Robotic bird inspired by the common swift makes its first flight

March 6th, 2008 - 4:14 pm ICT by admin  

Washington, March 6 (ANI): A micro-aircraft inspired by the common swift bird, has made its first flight in the Netherlands.

According to a report in Live Science, the robotic bird was designed by David Lentink of Wageningen University in the Netherlands and aerospace engineering students from Delft University of Technology.

Known as RoboSwift, the micro-aircraft can morph its wings like its natural inspiration - the common swift.

The research team designed the craft after the common swift, which can fly the equivalent of five roundtrips to the moon and remain airborne continuously for 4,350 miles (7,000 kilometers).

The craft weighs less than three ounces (80 grams) and spans just 20 inches (51 centimeters) from wingtip to wingtip.

Its small size and onboard cameras make RoboSwift a possible soaring spy: The craft could make scientific observations of wild birds without disturbing them or hover above crowds of people or vehicles for government and law enforcement surveillance purposes.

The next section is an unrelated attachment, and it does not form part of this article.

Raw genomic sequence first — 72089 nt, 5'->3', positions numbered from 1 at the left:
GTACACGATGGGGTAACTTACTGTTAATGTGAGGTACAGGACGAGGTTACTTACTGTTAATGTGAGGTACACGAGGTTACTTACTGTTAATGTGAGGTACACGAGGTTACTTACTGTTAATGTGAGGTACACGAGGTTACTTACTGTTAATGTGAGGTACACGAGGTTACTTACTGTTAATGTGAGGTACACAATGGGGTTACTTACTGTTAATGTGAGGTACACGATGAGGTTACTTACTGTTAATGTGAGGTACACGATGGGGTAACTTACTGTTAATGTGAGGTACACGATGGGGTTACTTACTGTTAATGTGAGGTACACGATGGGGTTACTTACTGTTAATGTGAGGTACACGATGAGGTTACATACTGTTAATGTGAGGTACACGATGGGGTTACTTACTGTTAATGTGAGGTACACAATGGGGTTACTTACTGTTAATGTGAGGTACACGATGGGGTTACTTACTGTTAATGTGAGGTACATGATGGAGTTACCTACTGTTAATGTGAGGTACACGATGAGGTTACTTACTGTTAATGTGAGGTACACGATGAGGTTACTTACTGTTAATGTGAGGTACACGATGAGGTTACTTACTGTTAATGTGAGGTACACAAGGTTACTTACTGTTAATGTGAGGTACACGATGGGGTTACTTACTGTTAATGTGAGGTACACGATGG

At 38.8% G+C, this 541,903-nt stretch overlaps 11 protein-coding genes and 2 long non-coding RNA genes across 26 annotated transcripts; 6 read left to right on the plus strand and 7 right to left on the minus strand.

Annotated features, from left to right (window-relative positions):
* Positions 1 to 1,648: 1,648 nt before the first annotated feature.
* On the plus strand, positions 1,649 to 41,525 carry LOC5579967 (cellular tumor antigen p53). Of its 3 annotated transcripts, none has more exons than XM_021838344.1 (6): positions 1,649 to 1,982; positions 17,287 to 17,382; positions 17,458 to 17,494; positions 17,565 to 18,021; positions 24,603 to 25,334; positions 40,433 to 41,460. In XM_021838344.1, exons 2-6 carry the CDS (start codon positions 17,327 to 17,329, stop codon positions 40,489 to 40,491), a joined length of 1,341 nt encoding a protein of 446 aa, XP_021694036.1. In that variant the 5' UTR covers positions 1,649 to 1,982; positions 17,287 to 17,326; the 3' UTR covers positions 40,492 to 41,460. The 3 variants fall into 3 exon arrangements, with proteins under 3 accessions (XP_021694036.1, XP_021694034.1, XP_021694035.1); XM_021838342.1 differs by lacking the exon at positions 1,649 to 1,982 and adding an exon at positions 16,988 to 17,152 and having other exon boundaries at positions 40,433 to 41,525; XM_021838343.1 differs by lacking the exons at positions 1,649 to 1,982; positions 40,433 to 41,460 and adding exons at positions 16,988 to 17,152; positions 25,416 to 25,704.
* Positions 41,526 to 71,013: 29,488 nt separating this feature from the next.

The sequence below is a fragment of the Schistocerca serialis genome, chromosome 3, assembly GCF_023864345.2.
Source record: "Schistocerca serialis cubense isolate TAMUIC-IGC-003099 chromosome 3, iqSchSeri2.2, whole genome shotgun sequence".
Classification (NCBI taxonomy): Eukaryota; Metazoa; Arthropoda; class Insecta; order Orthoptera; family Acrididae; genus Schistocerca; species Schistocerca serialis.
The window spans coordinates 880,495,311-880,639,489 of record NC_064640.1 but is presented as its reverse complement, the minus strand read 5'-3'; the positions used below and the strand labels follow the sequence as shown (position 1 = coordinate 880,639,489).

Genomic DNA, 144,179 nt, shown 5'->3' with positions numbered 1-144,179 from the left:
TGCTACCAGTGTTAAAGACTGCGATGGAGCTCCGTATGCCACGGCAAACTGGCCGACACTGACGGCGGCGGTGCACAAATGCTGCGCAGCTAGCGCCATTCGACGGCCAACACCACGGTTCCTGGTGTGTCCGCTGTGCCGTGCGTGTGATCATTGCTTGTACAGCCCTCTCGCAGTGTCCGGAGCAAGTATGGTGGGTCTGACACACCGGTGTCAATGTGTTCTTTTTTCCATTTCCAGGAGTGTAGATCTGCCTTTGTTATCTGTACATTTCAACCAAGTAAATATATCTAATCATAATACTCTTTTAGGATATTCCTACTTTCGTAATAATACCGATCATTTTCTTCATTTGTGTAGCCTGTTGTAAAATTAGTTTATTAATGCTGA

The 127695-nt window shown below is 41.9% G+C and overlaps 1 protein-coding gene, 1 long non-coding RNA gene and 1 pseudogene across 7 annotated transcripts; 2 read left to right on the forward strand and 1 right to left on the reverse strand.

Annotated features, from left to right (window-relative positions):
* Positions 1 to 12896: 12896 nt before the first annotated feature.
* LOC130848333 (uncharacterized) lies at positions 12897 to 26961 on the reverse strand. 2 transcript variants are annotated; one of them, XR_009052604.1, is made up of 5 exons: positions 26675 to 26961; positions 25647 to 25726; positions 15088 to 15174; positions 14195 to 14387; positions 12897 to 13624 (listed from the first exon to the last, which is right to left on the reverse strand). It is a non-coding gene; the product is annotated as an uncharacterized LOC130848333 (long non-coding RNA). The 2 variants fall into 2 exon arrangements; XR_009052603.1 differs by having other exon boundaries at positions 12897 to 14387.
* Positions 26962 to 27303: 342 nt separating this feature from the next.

In fact, the Dutch National Police Services Agency has said it will financially support the craft’s development.

Like the bird, RoboSwift sports feathers, though just four on each wing. By folding these feathers over one another and sweeping them back and forth, the mini-craft morphs its wing shape and the surface area exposed to the elements in order to reduce drag.

The feathery adjustments make RoboSwift a more efficient and agile flyer compared with fixed-wing craft.

“The new vehicle can really morph like a bird does. It uses actual feathers,” said Lentink.

The demo of the first flight of RoboSwift was held at the Wageningen University, during which the craft flew for about five minutes at an altitude of some 650 yards (200 meters) under windy conditions.

In the future, the craft will get lessons in bird-flying behaviors such as gliding. When gliding, the motor will be turned off and the propeller will fold up so the aircraft can fly even more quietly and save energy. (ANI)

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